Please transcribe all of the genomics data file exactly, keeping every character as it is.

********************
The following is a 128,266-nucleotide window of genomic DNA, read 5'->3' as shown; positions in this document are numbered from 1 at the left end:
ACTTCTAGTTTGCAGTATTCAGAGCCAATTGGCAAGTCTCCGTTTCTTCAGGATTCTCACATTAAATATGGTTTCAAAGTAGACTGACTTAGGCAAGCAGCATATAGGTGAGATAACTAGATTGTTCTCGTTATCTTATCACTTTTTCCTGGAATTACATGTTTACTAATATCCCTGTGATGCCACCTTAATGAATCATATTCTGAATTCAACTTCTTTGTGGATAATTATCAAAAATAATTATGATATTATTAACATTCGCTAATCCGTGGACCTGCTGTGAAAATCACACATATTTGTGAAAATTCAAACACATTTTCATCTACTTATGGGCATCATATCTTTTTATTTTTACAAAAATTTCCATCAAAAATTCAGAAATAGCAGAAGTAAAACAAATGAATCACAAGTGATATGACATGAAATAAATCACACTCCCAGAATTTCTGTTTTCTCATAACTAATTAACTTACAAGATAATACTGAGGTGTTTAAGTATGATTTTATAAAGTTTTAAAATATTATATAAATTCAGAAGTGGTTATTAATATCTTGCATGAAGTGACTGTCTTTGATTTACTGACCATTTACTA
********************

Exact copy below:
The following is a 128,266-nucleotide window of genomic DNA, read 5'->3' as shown; positions in this document are numbered from 1 at the left end:
ACTTCTAGTTTGCAGTATTCAGAGCCAATTGGCAAGTCTCCGTTTCTTCAGGATTCTCACATTAAATATGGTTTCAAAGTAGACTGACTTAGGCAAGCAGCATATAGGTGAGATAACTAGATTGTTCTCGTTATCTTATCACTTTTTCCTGGAATTACATGTTTACTAATATCCCTGTGATGCCACCTTAATGAATCATATTCTGAATTCAACTTCTTTGTGGATAATTATCAAAAATAATTATGATATTATTAACATTCGCTAATCCGTGGACCTGCTGTGAAAATCACACATATTTGTGAAAATTCAAACACATTTTCATCTACTTATGGGCATCATATCTTTTTATTTTTACAAAAATTTCCATCAAAAATTCAGAAATAGCAGAAGTAAAACAAATGAATCACAAGTGATATGACATGAAATAAATCACACTCCCAGAATTTCTGTTTTCTCATAACTAATTAACTTACAAGATAATACTGAGGTGTTTAAGTATGATTTTATAAAGTTTTAAAATATTATATAAATTCAGAAGTGGTTATTAATATCTTGCATGAAGTGACTGTCTTTGATTTACTGACCATTTACTA